4. And last but not least I find that agrarian endeavors draw my heart toward My Heavenly Father, the One who made it all for me to enjoy and for His glory. Agrarian endeavors teach me that I am more dependent on Him than I tend to think I am. Even after 20 some years of it I haven't even come close to having it all figured out. And even the parts of it that I think I do have figured out are dependent on His gracious hand of sending just the right amount of rain, sunshine, proper temperatures, no hail, keeping the bugs and deer at bay etc. etc. I tend to think that this is (at least partly) the reason why God created an agrarian society at the dawn of civilization and not an industrial one. An agrarian culture as a whole is much more aware of its need for the gracious hand of God in everyday life than an industrial culture is.
So, was the less than a full crate of potatoes worth the effort? Dollar wise? - no. Agrarianwise? A resounding YES ! ! Why? Because thats just how we roll here at Lil Bitty ! ! Like Marla says, "thats just how we do" ! !
For those who are not from the east coast and may not have heard - the Atlantic City, NJ casino industry is crumbling before our very eyes. Just in the last few weeks or months about 4 or 5 of the major casinos in Atlantic City have shut their doors. (Disclaimer: Please do not misconstrue anything I say in the following paragraph as a slam against any individual who frequents or works for the casino industry. My beef is not with any individuals and their personal choices, my beef is with our society and culture in general that encourages "get rich quick" schemes in the name of helping the elderly).
This was one of the lead stories on the news this morning. They named the casinos that recently went out of business and said they "were falling like dominos" here on the boardwalk in historic Atlantic City. So, what is the connection between casinos and an agrarian blog? Well, not to much, except that I found it very sad that these folks will now be out of a job with slim hopes of getting a new one. The reporter seemed to find comfort in the fact that at least the local business community was going to sponsor a "career day" of sorts to try and help them find a new job or at least help them enroll for "unemployment benefits". While I'm not finding fault with either of these things I began to think, "I wonder if it would ever occur to anyone in the gov/business community to ever encourage anyone to begin gardening as a way of being more self-sufficient and therefore less dependent on the government? I suspect this is highly unlikely because either they (the gov/business community) are incapable of seeing this or because they (the gov/business community) don't mind if they (the unemployed) are dependent on the government. I began to wonder, "why not encourage these unemployed people to have agrarian enterprises on very small (anywhere from 1/4 to 5) acreages. These are termed "micro-farms".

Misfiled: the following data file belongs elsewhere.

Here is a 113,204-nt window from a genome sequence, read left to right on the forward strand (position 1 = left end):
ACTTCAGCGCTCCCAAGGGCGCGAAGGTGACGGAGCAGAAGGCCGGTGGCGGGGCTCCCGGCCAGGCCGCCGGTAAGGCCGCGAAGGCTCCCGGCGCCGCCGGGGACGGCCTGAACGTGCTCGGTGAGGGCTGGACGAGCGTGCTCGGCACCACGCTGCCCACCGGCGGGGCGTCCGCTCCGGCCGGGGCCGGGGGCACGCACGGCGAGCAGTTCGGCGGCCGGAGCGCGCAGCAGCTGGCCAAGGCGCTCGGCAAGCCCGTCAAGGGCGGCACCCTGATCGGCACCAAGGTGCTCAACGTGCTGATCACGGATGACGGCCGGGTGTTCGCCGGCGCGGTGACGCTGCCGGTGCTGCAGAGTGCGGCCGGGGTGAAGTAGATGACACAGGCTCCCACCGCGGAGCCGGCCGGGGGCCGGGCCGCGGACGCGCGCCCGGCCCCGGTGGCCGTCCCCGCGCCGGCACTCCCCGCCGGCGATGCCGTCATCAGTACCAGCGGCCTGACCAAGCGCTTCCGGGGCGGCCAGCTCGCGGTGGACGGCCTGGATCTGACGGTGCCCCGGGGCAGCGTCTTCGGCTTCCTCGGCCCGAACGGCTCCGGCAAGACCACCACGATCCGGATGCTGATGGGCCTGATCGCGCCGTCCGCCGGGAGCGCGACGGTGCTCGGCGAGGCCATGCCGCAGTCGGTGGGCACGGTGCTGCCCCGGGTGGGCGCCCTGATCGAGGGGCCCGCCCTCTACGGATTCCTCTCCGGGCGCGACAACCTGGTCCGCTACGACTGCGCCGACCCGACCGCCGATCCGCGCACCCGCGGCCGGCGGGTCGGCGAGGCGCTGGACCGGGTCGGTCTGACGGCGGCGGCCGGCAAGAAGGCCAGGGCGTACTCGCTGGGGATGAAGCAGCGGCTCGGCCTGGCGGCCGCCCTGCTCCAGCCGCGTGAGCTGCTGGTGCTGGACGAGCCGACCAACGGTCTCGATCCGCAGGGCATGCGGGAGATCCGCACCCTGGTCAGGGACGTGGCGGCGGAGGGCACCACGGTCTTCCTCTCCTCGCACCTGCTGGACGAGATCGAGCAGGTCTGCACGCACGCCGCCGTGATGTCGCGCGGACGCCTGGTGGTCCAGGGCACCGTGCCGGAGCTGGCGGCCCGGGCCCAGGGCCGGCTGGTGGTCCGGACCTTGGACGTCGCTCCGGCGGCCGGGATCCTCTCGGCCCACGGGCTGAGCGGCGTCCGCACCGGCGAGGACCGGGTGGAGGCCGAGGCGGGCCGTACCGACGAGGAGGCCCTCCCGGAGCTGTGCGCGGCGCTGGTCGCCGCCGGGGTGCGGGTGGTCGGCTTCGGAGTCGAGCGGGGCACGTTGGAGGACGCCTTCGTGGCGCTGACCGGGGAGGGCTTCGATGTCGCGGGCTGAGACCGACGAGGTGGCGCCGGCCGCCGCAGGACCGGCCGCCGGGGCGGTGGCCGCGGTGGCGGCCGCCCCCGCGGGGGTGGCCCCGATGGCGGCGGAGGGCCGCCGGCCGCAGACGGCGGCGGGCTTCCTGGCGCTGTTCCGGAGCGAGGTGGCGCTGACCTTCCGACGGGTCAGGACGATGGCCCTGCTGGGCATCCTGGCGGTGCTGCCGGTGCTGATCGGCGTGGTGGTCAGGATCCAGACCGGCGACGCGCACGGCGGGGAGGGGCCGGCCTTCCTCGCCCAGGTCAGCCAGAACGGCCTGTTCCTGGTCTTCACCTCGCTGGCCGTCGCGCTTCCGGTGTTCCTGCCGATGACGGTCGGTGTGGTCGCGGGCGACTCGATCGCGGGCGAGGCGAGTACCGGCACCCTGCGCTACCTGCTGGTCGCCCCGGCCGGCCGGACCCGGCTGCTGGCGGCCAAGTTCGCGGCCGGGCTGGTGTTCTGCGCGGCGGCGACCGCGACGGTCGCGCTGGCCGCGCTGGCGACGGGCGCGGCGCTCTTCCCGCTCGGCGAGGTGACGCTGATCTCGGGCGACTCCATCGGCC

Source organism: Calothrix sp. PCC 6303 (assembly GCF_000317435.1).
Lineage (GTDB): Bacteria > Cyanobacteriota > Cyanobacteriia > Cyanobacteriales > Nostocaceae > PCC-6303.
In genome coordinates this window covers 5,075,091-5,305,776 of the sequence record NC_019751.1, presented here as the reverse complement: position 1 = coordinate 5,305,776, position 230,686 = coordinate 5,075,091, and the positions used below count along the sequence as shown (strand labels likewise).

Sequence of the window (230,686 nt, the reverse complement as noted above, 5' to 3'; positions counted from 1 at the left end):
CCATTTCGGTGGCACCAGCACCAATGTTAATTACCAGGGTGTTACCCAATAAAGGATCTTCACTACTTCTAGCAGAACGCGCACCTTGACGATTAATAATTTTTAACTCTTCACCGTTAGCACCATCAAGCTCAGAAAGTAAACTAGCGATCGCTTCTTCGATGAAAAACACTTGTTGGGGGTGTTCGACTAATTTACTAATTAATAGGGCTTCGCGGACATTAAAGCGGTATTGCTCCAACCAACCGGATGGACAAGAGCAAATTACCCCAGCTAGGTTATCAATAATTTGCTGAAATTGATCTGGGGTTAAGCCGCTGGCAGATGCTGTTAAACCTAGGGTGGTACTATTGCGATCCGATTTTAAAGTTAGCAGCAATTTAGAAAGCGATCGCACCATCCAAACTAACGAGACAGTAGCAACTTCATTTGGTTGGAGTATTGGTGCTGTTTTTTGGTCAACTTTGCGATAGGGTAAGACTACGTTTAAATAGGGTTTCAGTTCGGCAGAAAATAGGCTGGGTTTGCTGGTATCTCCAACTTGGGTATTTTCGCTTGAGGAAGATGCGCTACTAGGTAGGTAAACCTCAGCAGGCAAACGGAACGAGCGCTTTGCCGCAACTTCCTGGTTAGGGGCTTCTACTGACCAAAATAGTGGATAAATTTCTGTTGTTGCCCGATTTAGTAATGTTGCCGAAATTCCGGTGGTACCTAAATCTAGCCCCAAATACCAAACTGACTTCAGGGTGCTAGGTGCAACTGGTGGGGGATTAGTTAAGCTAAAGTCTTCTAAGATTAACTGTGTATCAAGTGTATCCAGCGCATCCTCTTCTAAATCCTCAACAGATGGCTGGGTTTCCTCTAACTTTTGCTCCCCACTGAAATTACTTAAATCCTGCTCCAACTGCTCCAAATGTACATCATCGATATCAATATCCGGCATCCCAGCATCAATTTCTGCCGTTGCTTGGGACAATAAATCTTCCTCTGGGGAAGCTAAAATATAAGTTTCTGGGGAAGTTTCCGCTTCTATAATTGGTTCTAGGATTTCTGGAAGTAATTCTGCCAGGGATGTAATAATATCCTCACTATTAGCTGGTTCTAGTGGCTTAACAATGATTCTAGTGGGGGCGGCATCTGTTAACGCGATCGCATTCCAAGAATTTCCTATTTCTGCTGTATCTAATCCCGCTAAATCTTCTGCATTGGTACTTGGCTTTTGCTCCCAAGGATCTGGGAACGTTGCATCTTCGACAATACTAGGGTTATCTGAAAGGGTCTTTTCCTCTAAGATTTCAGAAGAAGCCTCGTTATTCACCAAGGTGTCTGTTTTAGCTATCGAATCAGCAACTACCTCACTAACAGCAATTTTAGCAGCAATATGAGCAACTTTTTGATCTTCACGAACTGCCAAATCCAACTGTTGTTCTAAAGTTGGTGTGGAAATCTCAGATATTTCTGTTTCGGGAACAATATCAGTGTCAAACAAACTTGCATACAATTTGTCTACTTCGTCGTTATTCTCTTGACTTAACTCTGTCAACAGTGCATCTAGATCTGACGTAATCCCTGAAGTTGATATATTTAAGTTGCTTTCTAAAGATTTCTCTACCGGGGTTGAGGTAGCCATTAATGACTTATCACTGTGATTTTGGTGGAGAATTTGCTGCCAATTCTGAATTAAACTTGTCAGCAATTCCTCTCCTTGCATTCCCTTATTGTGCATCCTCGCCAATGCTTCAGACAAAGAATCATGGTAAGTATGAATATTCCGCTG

But wait, doesn't everybody know that you can't make any money unless you do it big? Doesn't everybody know that you can't make money on small plots of ground these days? Well, everybody in the gov/agribusiness community knows that, but fortunately they are not "everybody".
All this to say, why aren't we talking about this kind of agriculture in the US? Why aren't we encouraging the un and underemployed to get into this kind of agrarian enterprise? Why isn't the government offering incentives and/or tax breaks to the unemployed to begin micro-farming enterprises? (Oh yeah, I forgot, tax breaks and incentives are mostly for the huge corporations that take their businesses overseas.) Doesn't it make you wonder, who doesn't want this kind of agriculture to be known? Who is benefitting from the "get big or get out" philosophy? Why do we keep trumpeting the same old "you need more land, more chemicals, more pieces of expensive equipment, more technology, more this, more that...why do we keep trumpeting the same old same old when that system is imploding in on itself just like the casinos in Atlantic City?
Agrarian blessings to you my friends,